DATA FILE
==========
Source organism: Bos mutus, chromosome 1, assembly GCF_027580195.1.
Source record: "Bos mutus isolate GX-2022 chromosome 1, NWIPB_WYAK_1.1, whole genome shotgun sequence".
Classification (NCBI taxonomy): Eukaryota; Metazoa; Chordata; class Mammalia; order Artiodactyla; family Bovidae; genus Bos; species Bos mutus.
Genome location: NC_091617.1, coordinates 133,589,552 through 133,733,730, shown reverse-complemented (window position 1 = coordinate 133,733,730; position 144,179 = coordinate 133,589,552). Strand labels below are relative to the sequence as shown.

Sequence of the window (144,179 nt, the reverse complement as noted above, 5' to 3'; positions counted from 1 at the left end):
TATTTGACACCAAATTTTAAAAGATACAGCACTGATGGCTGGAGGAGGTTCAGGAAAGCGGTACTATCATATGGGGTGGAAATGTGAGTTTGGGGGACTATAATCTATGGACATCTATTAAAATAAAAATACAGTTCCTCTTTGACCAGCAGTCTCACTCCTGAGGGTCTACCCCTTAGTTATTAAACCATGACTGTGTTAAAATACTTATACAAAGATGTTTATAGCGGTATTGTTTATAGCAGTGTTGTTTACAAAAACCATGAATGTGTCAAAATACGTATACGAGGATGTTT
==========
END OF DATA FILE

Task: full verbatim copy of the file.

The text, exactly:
Source organism: Bos mutus, chromosome 1, assembly GCF_027580195.1.
Source record: "Bos mutus isolate GX-2022 chromosome 1, NWIPB_WYAK_1.1, whole genome shotgun sequence".
Classification (NCBI taxonomy): Eukaryota; Metazoa; Chordata; class Mammalia; order Artiodactyla; family Bovidae; genus Bos; species Bos mutus.
Genome location: NC_091617.1, coordinates 133,589,552 through 133,733,730, shown reverse-complemented (window position 1 = coordinate 133,733,730; position 144,179 = coordinate 133,589,552). Strand labels below are relative to the sequence as shown.

Sequence of the window (144,179 nt, the reverse complement as noted above, 5' to 3'; positions counted from 1 at the left end):
TATTTGACACCAAATTTTAAAAGATACAGCACTGATGGCTGGAGGAGGTTCAGGAAAGCGGTACTATCATATGGGGTGGAAATGTGAGTTTGGGGGACTATAATCTATGGACATCTATTAAAATAAAAATACAGTTCCTCTTTGACCAGCAGTCTCACTCCTGAGGGTCTACCCCTTAGTTATTAAACCATGACTGTGTTAAAATACTTATACAAAGATGTTTATAGCGGTATTGTTTATAGCAGTGTTGTTTACAAAAACCATGAATGTGTCAAAATACGTATACGAGGATGTTT